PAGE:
A woman who the High Court heard suffered "severe sexual and physical abuse" as a child in a state institution has brought a legal challenge aimed at overturning the Residential Institution Redress Board's refusal to allow her bring a claim for compensation.
The woman delayed in bringing her claim for redress in order to help her mother, who many years earlier had also been abused as a child while in another institution, process her application under the scheme.
Today Mr Justice Michael Peart heard the woman, who cannot be identified for legal purposes, was abused at an institution in Dublin more than 40 years ago. The abuse commenced when she was just three or four years old.
Counsel for the woman Dervla Browne SC said her client and her mother were very close and the effort of dealing with her mother's abuse, which she first learned about in 2004, was too much.
The woman was unable to tell her mother that she had been abused as she feared the detrimental effect such a revelation would have.
The woman was aware of the December 2005 deadline for claims under the scheme. For emotional and psychological reasons she was unable to bring her claim.
She eventually disclosed to her mother and husband in 2008 that she was abused, counsel said. They encouraged her to bring her own claim and she applied to the Board for an extension of time to bring her claim.
However last September the Board informed her that her late application was refused, counsel said.
However Counsel argued that this was an exceptional case, and submitted that the Board's decision to refuse her application was wrong.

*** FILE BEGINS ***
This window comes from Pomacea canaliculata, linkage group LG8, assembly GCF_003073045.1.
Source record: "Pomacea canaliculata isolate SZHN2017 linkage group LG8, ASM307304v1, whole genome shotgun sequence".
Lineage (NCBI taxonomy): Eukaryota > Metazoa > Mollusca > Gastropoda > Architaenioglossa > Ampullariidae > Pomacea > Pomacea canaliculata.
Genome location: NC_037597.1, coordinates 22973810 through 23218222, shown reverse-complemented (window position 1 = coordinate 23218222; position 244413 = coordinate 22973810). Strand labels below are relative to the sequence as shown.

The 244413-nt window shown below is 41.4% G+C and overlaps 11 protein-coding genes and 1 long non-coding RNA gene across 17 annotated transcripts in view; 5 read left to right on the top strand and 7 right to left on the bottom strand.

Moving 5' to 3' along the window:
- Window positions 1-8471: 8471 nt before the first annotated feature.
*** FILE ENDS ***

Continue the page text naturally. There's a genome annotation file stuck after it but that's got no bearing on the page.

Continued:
In her action the woman is seeking an order quashing the Residential Institutions Redress Board's decision, made last September, to refuse her an extension allowing her make an application for redress.
She is also seeking a declaration from the Court that the Board's refusal is null and void, and an order directing the Board to accept her application.
The challenge has been brought on grounds including that the Board failed to carry out a proper inquiry or to properly take into account the circumstances of her case.
Nor did the board balance the serious nature of the abuse she suffered against the nature of and the reasons for the delay.
The Board, it is alleged, gave no consideration to the nature and the gravity of the abuse suffered by the applicant in deciding whether exceptional circumstances exist.
In arriving at its decision the Board failed to give any proper regard to the fact that both the woman and her mother had been abused in State Institutions which amounted to special and exceptional circumstance, it is also claimed.
Leave to bring the challenge was granted yesterday, on an ex-parte one side only basis, by Mr Justice Peart.
The Judge also made the matter returnable to a date in March.